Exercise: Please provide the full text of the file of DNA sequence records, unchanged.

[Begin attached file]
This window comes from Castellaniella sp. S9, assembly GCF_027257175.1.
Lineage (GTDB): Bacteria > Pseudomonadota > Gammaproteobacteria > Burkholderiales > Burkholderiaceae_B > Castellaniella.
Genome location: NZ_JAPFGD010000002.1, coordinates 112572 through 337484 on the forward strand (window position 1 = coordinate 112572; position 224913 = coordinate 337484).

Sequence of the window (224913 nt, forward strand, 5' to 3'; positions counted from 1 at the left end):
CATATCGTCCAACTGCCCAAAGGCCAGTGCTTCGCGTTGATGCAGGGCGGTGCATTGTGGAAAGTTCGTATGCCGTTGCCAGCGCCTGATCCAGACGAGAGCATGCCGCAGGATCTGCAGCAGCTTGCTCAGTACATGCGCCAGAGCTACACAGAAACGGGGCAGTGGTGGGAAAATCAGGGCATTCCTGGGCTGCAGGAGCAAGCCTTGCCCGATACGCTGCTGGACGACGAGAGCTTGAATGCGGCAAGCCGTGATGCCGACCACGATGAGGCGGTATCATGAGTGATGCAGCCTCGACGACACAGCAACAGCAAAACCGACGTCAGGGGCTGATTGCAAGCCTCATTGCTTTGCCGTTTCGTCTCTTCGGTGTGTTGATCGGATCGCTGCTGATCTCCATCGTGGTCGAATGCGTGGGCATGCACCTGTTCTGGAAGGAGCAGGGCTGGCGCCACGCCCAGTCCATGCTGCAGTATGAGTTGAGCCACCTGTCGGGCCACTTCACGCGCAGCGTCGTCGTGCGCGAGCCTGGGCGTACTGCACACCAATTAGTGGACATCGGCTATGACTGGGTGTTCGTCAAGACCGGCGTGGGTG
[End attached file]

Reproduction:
This window comes from Castellaniella sp. S9, assembly GCF_027257175.1.
Lineage (GTDB): Bacteria > Pseudomonadota > Gammaproteobacteria > Burkholderiales > Burkholderiaceae_B > Castellaniella.
Genome location: NZ_JAPFGD010000002.1, coordinates 112572 through 337484 on the forward strand (window position 1 = coordinate 112572; position 224913 = coordinate 337484).

Sequence of the window (224913 nt, forward strand, 5' to 3'; positions counted from 1 at the left end):
CATATCGTCCAACTGCCCAAAGGCCAGTGCTTCGCGTTGATGCAGGGCGGTGCATTGTGGAAAGTTCGTATGCCGTTGCCAGCGCCTGATCCAGACGAGAGCATGCCGCAGGATCTGCAGCAGCTTGCTCAGTACATGCGCCAGAGCTACACAGAAACGGGGCAGTGGTGGGAAAATCAGGGCATTCCTGGGCTGCAGGAGCAAGCCTTGCCCGATACGCTGCTGGACGACGAGAGCTTGAATGCGGCAAGCCGTGATGCCGACCACGATGAGGCGGTATCATGAGTGATGCAGCCTCGACGACACAGCAACAGCAAAACCGACGTCAGGGGCTGATTGCAAGCCTCATTGCTTTGCCGTTTCGTCTCTTCGGTGTGTTGATCGGATCGCTGCTGATCTCCATCGTGGTCGAATGCGTGGGCATGCACCTGTTCTGGAAGGAGCAGGGCTGGCGCCACGCCCAGTCCATGCTGCAGTATGAGTTGAGCCACCTGTCGGGCCACTTCACGCGCAGCGTCGTCGTGCGCGAGCCTGGGCGTACTGCACACCAATTAGTGGACATCGGCTATGACTGGGTGTTCGTCAAGACCGGCGTGGGTG